Still, some major performances were notable. In addition to her role as Madame Blanc, Swinton plays two other characters, including the primary role of Dr. Josef Klemperer, a psychoanalyst who begins to investigate Markos Dance Company after sessions with a former dancer.

Without the knowledge that it is Swinton under a prosthetic nose and thick frames, Klemperer just comes off as a stiff old man with an oddly high-pitched croak of a voice.

The prosthetics hindered her performance, but Swinton’s acting chops did pay off when becoming each character.

Both costume and set design were improved by an overall clean performance of both the actors and the cinematographer.

Bearing red hair and a middle part, Johnson was able to fit perfectly in the cold bluish brown hues of Markos Dance Company.

Playing off of its predecessor, the plain lighting and clever use of color in the costumes of “Suspiria” pay tribute to the original film.

While the 1977 version often used simple costume design and vibrant settings, the remake could not be any more opposite.

Most notably, the sound design of the film was truly haunting. Along with rather graphic imagery, each individual crack, snap, and crunch punctuated the overall realism of each scene.

Defined by grotesque imagery, sound design, and experimental cinematography, Gaudagnino’s take on the cult classic leaves the audience with many unanswered questions.

The film leaves much of the plot unexplained, with some subplots feeling completely unnecessary altogether.

Nevertheless, overall, the casual movie-goer and film buff alike will be shaken, rattled, and rolled by “Suspiria.”

Valerie Battaglia also contributed to the writing of this review.

Contact Dean Galiffa at communitarian@mail.dccc.edu

‘Bohemian Rhapsody’ buckles, but does not break under pressure

By Shane Soderland


Director Bryan Singer resurrects singer Freddie Mercury in the 2018 biopic film “Bohemian Rhapsody.” The film chronicles Mercury and his band Queen’s rise to prominence and iconization.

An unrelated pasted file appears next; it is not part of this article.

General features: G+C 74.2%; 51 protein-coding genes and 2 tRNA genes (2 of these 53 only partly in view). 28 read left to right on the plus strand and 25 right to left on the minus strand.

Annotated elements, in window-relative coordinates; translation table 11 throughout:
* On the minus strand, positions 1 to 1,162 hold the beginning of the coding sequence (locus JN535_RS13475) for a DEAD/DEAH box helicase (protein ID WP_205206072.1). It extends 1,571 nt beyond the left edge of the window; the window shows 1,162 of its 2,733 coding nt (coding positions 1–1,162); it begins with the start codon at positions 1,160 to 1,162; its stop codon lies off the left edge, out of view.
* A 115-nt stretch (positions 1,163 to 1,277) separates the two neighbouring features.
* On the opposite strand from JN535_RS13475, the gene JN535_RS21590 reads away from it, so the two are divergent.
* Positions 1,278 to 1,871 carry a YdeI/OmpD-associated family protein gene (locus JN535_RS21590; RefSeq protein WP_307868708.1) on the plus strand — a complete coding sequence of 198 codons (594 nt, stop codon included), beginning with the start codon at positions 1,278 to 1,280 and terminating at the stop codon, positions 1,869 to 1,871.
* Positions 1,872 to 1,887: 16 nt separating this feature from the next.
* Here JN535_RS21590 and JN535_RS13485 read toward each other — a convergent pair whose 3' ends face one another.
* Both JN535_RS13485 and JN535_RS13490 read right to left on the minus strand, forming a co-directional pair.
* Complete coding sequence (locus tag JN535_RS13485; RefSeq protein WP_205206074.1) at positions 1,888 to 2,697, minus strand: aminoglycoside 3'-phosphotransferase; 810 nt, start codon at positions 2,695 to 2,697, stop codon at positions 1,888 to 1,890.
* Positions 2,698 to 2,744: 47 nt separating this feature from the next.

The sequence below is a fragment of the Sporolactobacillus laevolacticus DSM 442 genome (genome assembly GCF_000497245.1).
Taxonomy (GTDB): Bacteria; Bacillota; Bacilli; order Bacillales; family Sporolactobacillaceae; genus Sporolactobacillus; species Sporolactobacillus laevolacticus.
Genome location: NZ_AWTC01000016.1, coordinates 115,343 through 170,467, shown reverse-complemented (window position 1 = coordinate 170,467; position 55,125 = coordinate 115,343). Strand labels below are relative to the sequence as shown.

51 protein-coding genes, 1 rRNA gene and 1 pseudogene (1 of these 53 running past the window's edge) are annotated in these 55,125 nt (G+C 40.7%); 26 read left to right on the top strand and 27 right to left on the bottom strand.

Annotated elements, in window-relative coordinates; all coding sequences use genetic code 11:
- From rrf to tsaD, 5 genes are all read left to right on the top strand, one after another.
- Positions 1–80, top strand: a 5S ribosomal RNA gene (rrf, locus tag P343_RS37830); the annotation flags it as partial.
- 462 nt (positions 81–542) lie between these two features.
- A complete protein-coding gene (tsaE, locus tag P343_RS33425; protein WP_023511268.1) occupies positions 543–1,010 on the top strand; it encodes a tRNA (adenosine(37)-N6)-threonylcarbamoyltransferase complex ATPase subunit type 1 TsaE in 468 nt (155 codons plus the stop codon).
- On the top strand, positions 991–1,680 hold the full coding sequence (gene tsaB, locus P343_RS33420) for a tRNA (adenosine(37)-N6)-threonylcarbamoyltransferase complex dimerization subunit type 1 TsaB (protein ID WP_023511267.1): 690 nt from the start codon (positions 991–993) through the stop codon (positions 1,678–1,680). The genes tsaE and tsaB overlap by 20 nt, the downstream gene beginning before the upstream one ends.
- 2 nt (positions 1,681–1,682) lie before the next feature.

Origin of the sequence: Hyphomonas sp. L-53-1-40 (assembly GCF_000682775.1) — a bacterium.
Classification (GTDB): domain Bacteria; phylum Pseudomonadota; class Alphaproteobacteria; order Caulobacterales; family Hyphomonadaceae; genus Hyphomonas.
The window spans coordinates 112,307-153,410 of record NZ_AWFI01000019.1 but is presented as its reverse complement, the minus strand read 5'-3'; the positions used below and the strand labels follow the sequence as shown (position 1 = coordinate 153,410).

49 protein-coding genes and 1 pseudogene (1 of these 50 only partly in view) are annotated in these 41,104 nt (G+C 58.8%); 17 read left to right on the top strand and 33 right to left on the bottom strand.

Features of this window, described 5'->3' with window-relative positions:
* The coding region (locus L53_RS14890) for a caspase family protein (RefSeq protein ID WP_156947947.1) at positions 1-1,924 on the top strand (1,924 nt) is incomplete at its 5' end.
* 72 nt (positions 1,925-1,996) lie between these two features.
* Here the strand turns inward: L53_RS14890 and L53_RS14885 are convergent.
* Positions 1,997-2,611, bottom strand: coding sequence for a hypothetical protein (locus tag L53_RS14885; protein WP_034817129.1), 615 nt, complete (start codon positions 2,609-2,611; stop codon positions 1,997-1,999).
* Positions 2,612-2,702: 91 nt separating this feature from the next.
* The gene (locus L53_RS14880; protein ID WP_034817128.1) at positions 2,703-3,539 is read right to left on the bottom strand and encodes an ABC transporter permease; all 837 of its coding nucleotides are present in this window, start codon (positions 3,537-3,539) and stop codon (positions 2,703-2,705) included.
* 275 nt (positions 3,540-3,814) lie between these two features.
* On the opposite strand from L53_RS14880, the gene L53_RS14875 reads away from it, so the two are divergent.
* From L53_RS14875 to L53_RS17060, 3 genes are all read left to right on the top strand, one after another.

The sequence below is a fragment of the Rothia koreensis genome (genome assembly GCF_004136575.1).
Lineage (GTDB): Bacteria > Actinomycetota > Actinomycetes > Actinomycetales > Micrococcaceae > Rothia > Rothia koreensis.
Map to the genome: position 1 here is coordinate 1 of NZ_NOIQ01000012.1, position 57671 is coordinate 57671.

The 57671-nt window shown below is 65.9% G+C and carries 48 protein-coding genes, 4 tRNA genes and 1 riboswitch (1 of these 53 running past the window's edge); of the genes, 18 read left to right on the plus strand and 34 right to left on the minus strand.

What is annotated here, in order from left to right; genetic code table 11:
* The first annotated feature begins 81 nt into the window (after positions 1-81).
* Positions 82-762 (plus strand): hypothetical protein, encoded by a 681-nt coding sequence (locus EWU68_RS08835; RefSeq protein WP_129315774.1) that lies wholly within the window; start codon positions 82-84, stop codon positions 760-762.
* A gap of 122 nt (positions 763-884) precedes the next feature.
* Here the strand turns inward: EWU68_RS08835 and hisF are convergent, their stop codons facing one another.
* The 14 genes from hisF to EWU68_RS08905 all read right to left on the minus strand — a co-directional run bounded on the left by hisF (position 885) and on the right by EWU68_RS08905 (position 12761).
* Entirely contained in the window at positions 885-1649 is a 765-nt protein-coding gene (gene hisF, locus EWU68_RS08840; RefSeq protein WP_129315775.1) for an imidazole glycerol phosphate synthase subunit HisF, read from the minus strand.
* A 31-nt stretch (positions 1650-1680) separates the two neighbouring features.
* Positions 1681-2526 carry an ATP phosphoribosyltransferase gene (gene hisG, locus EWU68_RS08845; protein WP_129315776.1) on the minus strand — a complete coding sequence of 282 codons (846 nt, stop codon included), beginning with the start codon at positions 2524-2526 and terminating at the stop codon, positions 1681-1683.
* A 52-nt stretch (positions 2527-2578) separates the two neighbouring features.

Rami Malek gives an Oscar caliber performance as the sensational rock star struggling with vice and indulgence capturing his mannerisms, flare, and humanity above all else. The film never goes out of its way to characterize Mercury as an omnipotent figure, which is commendable, but it never goes deep enough to match Malek’s performance.

Singer gave tight direction to cover the entirety of Mercury’s career, but the overall structure was bothersome. The film tells its story in a very traditional and formulaic way, which doesn’t suit the inventive and experimental nature of Queen.

At one point, dialogue shared between Brian May’s character and a production executive criticizes formula in music. This interaction almost feels ironic, given how conventional the film’s direction is.

Mercury’s life is examined well, but it would have benefited from more abstract storytelling. An interesting perspective would have been a nonlinear approach, with scenes from various times in his career sporadic throughout.

Similarly, a perspective such as the miniseries “The People v. O.J. Simpson,” where direction is taken by expanding multiple character’s viewpoints would have worked. In a story with a vast range of material, the film would have benefited from this format, especially considering Malek’s success on the show “Mr. Robot.”

Yes, “Bohemian Rhapsody” plays like a biopic you’ve seen a hundred times before — it’s even been parodied in “Walk Hard: The Dewey Cox Story.”

The film covers Mercury’s career in a seemingly impossible two and a half hour run time. Story threads were cut down, ignored, or glossed over for the film to work.

There are enough enjoyable aspects to make the film both watchable and endearing.

“Bohemian Rhapsody” finds ways for audience members to become invested in its larger-than-life focus, counterbalancing its duller aspects with vibrant cinematography, unique editing techniques, and a good cast with believable chemistry.

Malek’s transcendental performance as Mercury, the electric soundtrack, and the dramatic elements are all strong components.

The movie struggles, however, to authentically portray the lives of 1970’s rock stars — especially, a group as outlandish as Queen. Mercury is portrayed as a flawed and indulgent diva, while his band mates are unchanging figures with strong moral authority.

“Bohemian Rhapsody” made a conscious choice to gloss over the seedier aspects of Mercury’s life, yet it does not take away from the film’s focus — Queen and their music. The film did not need exploitative debauchery to succeed, but a single f-bomb would have been permissible.

Most disappointingly, the film’s message about Mercury’s sexuality is muddled. With the exception of the closing moments of the film, Mercury’s homosexuality is portrayed as raucous and destructive throughout. However, the characters treat his orientation and eccentricities with familial tenderness, which was poignant to see.

Historical inaccuracies, exaggerations, and Meta-references are abundant in “Bohemian Rhapsody,” but do not detract from its entertainment value or message about family and teamwork. This film is a flawed take on a legend, but as a concert film it will rock you.

Contact Shane Soderland at communitarian@mail.dccc.edu